TC: We should mention power consumption versus HDD.
LK: That's true. SSD power consumption is great in a client workload, but we can all agree that the big battery suck on a notebook is not the drive. It's the screen, CPU, and GPU. So an SSD might get you a little more battery life—I think I once measured about 20 more minutes on a 3-hour Dell—but it's really a server thing. There, it's like night and day. If you compare a typical 15K SAS drive to one of our SSDs, at active load you're looking at not even a watt. That SAS drive will pull 10 watts. It's about watts per IOPS. How much work can we get done with one SSD versus you having to stripe 50 or 60 15K SAS drives. So the power consumption to do actual work just mushrooms beyond belief. SSDs run cooler, so you don't have to spend as much on temperature controls, and they just consume a lot less power. On the server side, it's a very big deal. We have a lot of customers that are power-constrained. They just can't pull any more out of the wall or off the grid. So this is a way for us to help with that problem. They can stay within their power budget and still get all the work they need done.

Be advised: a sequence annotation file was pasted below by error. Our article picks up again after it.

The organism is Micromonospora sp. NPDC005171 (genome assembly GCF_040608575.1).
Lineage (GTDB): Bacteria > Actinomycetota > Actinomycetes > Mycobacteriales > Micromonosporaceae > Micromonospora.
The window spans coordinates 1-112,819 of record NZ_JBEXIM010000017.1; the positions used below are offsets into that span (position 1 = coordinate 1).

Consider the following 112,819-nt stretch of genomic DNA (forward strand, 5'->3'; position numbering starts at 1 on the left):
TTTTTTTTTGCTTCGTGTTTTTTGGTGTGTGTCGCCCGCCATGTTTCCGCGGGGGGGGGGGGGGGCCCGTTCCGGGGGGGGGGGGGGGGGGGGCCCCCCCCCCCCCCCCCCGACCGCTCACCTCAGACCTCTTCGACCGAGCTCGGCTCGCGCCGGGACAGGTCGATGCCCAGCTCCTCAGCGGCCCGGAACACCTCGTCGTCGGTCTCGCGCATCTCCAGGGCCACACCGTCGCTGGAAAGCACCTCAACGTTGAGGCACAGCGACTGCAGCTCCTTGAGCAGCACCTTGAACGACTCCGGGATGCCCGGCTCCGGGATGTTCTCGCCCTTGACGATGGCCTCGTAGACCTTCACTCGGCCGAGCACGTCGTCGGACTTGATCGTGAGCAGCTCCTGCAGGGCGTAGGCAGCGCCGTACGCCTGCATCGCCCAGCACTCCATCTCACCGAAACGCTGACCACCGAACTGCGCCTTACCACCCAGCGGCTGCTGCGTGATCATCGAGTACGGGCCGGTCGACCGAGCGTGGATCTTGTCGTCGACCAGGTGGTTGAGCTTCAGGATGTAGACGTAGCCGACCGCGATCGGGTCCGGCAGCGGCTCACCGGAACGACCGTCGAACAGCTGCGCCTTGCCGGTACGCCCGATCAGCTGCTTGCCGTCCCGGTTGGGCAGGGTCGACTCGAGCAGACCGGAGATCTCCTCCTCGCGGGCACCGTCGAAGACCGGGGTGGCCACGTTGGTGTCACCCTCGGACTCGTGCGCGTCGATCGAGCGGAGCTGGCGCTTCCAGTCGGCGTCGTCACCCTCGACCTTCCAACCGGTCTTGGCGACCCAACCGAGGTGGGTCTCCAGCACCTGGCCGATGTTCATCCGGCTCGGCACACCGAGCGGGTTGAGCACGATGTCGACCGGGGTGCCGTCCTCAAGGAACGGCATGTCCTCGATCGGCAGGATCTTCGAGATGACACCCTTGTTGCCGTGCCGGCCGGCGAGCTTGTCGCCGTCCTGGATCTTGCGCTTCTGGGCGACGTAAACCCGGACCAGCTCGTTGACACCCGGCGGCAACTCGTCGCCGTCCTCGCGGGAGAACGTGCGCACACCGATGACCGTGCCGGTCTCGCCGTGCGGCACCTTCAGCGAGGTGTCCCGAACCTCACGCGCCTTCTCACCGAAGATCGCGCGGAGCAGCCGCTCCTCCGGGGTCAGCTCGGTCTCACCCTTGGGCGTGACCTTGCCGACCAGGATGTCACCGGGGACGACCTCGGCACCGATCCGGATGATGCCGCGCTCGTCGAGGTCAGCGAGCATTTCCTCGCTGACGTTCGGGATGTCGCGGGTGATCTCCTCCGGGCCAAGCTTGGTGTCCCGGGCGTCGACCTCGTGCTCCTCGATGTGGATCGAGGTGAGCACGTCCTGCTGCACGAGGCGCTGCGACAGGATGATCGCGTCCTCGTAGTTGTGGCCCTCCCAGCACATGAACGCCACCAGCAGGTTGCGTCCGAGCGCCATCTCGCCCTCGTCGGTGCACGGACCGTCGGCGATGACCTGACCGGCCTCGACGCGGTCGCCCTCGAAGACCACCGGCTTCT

TH: Last thing: I’ve always wondered about these G-shock ratings on SSDs. 1500 Gs? Seriously? That’s like a 27-floor drop. I have a feeling that if I drop a drive from the 26th floor, it’s not going to matter if the NAND chips survive because the casing will be in about 400 pieces. And how do you simulate that—with a baseball bat? Do you run over it with your SUV?
LK: [laughing] Have you seen our video?
LK: That's why we were laughing. We actually did hit it with a baseball bat. It was pitched to me, and I hit it, and the drive still worked. We ran over it with a car and it still worked. We actually took a blowtorch to it and it still worked.
TH: Shut up!
LK: That’s why I can't believe you said that. Yeah, we even hit it with a golf club. That didn’t work. We hit it hard enough that the NAND actually decoupled from the PCB. It was flying around all over the place. We made SSD bits with that one. Anyway, we subjected them to some pretty good stuff.
TH: So an SSD will withstand a base hit but not solid nine iron.
LK: When I hit it with a driver, I basically tore off the casing. It split in two, literarily sheered in the middle. So how much force is that? I assume the golf club made contact at approximately 100 miles an hour, and we could probably measure how heavy the driver was. Dropping it off a building? Well, we're probably up a good three stories here, so tossing it off of that just didn’t seem that dramatic. We’ve done it, sure. Multiple drops, actually. But why do the obvious when SSD can do so much more?